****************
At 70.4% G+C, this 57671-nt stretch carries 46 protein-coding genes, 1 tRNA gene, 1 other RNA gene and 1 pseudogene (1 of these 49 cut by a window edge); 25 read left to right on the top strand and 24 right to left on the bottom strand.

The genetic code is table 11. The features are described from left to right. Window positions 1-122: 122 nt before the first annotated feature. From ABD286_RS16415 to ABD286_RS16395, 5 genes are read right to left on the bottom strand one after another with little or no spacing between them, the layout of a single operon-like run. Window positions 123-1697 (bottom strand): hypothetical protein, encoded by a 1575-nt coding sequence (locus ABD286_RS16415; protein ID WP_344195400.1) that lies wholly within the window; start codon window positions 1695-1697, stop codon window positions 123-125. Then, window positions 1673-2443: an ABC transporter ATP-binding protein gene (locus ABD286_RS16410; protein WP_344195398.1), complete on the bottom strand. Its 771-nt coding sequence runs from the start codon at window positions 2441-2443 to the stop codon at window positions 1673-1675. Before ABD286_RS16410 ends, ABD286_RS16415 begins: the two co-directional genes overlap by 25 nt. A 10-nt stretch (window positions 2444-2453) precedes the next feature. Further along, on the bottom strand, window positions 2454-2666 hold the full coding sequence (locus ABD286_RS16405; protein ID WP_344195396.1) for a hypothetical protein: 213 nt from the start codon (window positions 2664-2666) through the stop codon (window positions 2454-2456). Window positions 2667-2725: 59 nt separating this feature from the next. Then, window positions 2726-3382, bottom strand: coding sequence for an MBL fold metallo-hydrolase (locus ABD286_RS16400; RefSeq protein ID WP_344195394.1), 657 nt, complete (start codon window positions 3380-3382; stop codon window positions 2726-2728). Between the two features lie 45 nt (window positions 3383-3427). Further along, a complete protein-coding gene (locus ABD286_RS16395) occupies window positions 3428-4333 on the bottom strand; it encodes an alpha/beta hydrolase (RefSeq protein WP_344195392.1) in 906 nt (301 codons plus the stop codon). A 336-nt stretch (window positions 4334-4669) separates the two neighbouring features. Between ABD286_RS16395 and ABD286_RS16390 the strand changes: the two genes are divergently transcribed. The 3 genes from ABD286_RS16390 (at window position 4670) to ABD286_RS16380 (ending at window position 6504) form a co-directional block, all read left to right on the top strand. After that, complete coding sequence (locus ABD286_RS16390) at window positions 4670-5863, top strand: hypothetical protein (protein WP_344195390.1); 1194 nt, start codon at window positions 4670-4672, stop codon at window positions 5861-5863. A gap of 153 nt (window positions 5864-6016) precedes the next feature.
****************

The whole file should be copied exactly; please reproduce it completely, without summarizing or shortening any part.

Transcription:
At 70.4% G+C, this 57671-nt stretch carries 46 protein-coding genes, 1 tRNA gene, 1 other RNA gene and 1 pseudogene (1 of these 49 cut by a window edge); 25 read left to right on the top strand and 24 right to left on the bottom strand.

The genetic code is table 11. The features are described from left to right. Window positions 1-122: 122 nt before the first annotated feature. From ABD286_RS16415 to ABD286_RS16395, 5 genes are read right to left on the bottom strand one after another with little or no spacing between them, the layout of a single operon-like run. Window positions 123-1697 (bottom strand): hypothetical protein, encoded by a 1575-nt coding sequence (locus ABD286_RS16415; protein ID WP_344195400.1) that lies wholly within the window; start codon window positions 1695-1697, stop codon window positions 123-125. Then, window positions 1673-2443: an ABC transporter ATP-binding protein gene (locus ABD286_RS16410; protein WP_344195398.1), complete on the bottom strand. Its 771-nt coding sequence runs from the start codon at window positions 2441-2443 to the stop codon at window positions 1673-1675. Before ABD286_RS16410 ends, ABD286_RS16415 begins: the two co-directional genes overlap by 25 nt. A 10-nt stretch (window positions 2444-2453) precedes the next feature. Further along, on the bottom strand, window positions 2454-2666 hold the full coding sequence (locus ABD286_RS16405; protein ID WP_344195396.1) for a hypothetical protein: 213 nt from the start codon (window positions 2664-2666) through the stop codon (window positions 2454-2456). Window positions 2667-2725: 59 nt separating this feature from the next. Then, window positions 2726-3382, bottom strand: coding sequence for an MBL fold metallo-hydrolase (locus ABD286_RS16400; RefSeq protein ID WP_344195394.1), 657 nt, complete (start codon window positions 3380-3382; stop codon window positions 2726-2728). Between the two features lie 45 nt (window positions 3383-3427). Further along, a complete protein-coding gene (locus ABD286_RS16395) occupies window positions 3428-4333 on the bottom strand; it encodes an alpha/beta hydrolase (RefSeq protein WP_344195392.1) in 906 nt (301 codons plus the stop codon). A 336-nt stretch (window positions 4334-4669) separates the two neighbouring features. Between ABD286_RS16395 and ABD286_RS16390 the strand changes: the two genes are divergently transcribed. The 3 genes from ABD286_RS16390 (at window position 4670) to ABD286_RS16380 (ending at window position 6504) form a co-directional block, all read left to right on the top strand. After that, complete coding sequence (locus ABD286_RS16390) at window positions 4670-5863, top strand: hypothetical protein (protein WP_344195390.1); 1194 nt, start codon at window positions 4670-4672, stop codon at window positions 5861-5863. A gap of 153 nt (window positions 5864-6016) precedes the next feature.